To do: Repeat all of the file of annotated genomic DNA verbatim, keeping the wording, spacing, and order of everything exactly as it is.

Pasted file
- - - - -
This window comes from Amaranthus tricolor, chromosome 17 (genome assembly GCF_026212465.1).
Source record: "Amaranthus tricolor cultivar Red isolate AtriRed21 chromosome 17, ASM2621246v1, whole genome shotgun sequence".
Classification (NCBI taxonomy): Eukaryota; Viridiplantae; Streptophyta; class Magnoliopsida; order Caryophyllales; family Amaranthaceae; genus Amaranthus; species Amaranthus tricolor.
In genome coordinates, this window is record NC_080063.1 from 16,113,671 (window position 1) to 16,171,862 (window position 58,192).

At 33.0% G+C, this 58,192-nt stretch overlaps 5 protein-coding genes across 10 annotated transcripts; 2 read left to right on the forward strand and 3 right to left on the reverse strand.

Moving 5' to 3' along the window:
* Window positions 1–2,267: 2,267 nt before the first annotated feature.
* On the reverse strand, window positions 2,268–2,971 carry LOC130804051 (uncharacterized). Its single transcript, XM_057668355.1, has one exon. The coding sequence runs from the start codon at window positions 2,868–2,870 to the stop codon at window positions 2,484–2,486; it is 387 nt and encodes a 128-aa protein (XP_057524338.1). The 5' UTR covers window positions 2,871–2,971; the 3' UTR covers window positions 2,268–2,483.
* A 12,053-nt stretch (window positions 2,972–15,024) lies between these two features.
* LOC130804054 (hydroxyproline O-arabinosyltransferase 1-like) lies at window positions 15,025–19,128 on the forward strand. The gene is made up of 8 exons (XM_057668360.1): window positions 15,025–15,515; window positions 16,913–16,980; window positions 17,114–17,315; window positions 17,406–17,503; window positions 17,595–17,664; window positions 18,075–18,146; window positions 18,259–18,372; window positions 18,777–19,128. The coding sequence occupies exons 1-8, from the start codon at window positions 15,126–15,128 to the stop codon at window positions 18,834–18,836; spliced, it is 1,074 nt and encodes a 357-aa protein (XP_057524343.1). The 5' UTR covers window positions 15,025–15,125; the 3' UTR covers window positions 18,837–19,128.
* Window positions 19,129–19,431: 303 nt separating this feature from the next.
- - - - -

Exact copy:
This window comes from Amaranthus tricolor, chromosome 17 (genome assembly GCF_026212465.1).
Source record: "Amaranthus tricolor cultivar Red isolate AtriRed21 chromosome 17, ASM2621246v1, whole genome shotgun sequence".
Classification (NCBI taxonomy): Eukaryota; Viridiplantae; Streptophyta; class Magnoliopsida; order Caryophyllales; family Amaranthaceae; genus Amaranthus; species Amaranthus tricolor.
In genome coordinates, this window is record NC_080063.1 from 16,113,671 (window position 1) to 16,171,862 (window position 58,192).

At 33.0% G+C, this 58,192-nt stretch overlaps 5 protein-coding genes across 10 annotated transcripts; 2 read left to right on the forward strand and 3 right to left on the reverse strand.

Moving 5' to 3' along the window:
* Window positions 1–2,267: 2,267 nt before the first annotated feature.
* On the reverse strand, window positions 2,268–2,971 carry LOC130804051 (uncharacterized). Its single transcript, XM_057668355.1, has one exon. The coding sequence runs from the start codon at window positions 2,868–2,870 to the stop codon at window positions 2,484–2,486; it is 387 nt and encodes a 128-aa protein (XP_057524338.1). The 5' UTR covers window positions 2,871–2,971; the 3' UTR covers window positions 2,268–2,483.
* A 12,053-nt stretch (window positions 2,972–15,024) lies between these two features.
* LOC130804054 (hydroxyproline O-arabinosyltransferase 1-like) lies at window positions 15,025–19,128 on the forward strand. The gene is made up of 8 exons (XM_057668360.1): window positions 15,025–15,515; window positions 16,913–16,980; window positions 17,114–17,315; window positions 17,406–17,503; window positions 17,595–17,664; window positions 18,075–18,146; window positions 18,259–18,372; window positions 18,777–19,128. The coding sequence occupies exons 1-8, from the start codon at window positions 15,126–15,128 to the stop codon at window positions 18,834–18,836; spliced, it is 1,074 nt and encodes a 357-aa protein (XP_057524343.1). The 5' UTR covers window positions 15,025–15,125; the 3' UTR covers window positions 18,837–19,128.
* Window positions 19,129–19,431: 303 nt separating this feature from the next.